Munson at the bank

It’s been a quiet week in Lake Woebegone around Les Comminges but more than a few significant developments.

First: the big news is that we may be moving onto the Gers farm as early as next week. There’s a complication that the house I’ll be in will not be vacated by the current tenants for some weeks after that. My container of furniture from Australia has arrived in Marseilles, and the best course of action seems to be to have it delivered to the farm ASAP, extract bedding and other short term needs, and then transfer it all over to the other house later. Moving the piano will be the biggest headache, as it’s crated and will have to be moved a few hundred metres and then up some stairs.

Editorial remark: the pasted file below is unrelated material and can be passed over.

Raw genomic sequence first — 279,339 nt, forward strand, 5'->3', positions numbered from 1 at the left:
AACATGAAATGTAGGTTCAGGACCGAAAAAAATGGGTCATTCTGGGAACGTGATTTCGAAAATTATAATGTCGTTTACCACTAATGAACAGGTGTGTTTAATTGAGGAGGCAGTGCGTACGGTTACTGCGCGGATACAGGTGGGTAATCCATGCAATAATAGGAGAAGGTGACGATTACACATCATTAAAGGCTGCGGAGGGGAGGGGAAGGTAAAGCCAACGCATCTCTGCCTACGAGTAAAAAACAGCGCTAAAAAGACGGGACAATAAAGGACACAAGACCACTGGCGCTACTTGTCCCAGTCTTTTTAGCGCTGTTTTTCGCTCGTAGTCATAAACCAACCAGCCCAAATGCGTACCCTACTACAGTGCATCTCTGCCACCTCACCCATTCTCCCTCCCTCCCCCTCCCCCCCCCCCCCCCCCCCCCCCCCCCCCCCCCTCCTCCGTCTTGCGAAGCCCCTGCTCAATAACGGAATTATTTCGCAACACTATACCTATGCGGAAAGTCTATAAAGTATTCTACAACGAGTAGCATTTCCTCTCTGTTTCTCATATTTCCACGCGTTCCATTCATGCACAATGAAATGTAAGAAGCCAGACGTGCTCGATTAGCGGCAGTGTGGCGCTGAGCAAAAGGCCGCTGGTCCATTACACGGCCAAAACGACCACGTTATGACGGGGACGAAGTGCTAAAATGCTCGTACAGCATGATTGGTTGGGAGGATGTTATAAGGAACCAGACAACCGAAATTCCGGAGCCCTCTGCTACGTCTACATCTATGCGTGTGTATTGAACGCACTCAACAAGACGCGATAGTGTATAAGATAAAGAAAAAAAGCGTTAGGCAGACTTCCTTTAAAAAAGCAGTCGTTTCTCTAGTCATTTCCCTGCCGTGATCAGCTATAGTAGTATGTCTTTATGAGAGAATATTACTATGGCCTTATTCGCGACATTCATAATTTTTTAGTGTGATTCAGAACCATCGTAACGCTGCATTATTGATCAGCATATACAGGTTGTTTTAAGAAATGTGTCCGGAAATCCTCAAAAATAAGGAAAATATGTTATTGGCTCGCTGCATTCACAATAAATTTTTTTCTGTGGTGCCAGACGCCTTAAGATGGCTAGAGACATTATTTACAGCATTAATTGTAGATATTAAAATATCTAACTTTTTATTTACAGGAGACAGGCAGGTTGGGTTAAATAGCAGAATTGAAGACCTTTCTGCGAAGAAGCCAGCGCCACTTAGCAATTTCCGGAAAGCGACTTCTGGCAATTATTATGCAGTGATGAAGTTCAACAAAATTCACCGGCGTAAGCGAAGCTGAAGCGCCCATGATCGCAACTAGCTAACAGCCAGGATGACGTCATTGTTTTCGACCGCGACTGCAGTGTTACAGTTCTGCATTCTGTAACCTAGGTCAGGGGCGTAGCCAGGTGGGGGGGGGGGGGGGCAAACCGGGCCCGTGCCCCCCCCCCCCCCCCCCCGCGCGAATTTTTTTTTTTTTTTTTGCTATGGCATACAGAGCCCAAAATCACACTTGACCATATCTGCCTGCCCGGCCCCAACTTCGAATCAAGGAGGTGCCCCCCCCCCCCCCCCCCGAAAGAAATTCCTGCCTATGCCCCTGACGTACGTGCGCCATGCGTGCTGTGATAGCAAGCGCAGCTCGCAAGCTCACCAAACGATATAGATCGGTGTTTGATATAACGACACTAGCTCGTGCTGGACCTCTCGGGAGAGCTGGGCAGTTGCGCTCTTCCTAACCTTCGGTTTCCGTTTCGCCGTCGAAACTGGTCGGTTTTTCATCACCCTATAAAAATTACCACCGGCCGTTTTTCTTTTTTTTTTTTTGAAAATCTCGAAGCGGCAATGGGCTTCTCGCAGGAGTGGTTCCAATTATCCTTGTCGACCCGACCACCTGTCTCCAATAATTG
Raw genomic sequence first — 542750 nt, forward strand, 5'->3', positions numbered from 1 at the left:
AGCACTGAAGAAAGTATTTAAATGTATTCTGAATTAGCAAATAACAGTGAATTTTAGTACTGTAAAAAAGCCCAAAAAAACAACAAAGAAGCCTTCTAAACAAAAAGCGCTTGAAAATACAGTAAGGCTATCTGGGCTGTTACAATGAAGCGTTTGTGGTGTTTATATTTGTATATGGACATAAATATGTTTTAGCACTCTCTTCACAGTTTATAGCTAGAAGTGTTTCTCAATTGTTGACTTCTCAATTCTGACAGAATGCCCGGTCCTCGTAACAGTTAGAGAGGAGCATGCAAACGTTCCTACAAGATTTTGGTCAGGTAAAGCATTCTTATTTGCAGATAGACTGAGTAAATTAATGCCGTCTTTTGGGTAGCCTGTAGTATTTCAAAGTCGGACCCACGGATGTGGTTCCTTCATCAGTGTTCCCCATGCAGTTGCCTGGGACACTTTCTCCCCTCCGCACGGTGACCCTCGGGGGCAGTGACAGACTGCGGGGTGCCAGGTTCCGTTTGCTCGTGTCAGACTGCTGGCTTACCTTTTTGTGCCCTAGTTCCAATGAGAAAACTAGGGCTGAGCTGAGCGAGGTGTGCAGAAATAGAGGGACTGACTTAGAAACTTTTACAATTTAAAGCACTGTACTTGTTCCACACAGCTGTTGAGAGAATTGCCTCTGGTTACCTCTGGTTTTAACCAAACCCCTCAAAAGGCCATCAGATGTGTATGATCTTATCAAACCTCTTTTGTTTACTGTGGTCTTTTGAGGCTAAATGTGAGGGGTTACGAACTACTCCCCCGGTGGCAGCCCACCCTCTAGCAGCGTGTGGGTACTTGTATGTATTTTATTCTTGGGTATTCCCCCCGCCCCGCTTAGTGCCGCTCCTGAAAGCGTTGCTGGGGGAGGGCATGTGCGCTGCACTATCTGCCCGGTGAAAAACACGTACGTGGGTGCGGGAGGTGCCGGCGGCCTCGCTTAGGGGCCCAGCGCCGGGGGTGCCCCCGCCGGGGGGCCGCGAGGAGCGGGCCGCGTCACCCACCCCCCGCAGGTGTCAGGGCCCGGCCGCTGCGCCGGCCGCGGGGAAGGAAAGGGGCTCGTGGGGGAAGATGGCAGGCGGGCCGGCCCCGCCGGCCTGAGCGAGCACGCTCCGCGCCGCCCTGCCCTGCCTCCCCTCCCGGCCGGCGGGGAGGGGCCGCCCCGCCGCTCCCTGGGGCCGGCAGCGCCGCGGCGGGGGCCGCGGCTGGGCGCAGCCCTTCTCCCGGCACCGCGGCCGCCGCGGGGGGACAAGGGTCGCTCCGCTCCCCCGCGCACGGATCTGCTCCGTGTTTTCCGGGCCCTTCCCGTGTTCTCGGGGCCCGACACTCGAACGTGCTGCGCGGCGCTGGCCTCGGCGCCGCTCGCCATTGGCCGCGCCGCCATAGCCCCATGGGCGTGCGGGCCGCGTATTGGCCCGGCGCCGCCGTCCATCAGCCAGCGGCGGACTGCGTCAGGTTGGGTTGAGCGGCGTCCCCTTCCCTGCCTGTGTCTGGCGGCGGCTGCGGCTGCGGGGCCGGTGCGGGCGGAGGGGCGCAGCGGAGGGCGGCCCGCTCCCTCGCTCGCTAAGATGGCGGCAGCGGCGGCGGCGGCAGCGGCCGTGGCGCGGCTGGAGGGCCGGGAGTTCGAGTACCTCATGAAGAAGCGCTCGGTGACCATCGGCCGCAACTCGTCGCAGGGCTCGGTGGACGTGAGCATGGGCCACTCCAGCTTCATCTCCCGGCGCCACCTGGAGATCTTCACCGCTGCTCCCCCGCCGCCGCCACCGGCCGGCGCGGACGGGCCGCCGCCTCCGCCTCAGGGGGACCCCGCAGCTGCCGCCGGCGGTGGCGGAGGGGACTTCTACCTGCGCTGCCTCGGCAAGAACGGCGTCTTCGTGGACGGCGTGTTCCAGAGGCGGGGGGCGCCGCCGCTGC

After a month of gathering new paperwork, and exploring alternates, I have finally opened a bank account. One of the national banks has an English speaking regional service who are happy to liaise between customer and branch to open accounts and help with other services. Some of the other banks with such services are only for the benefit of British and Irish residents in France, so of no use to we poor colonials. It was also important for me to get a bank who would accept my current temporary address to open an account, and then allow a simple address transfer later. The last bank I tried would have required me to re-apply for an account when I moved to a new department (Haute-Garonne to Gers) less than 100km away.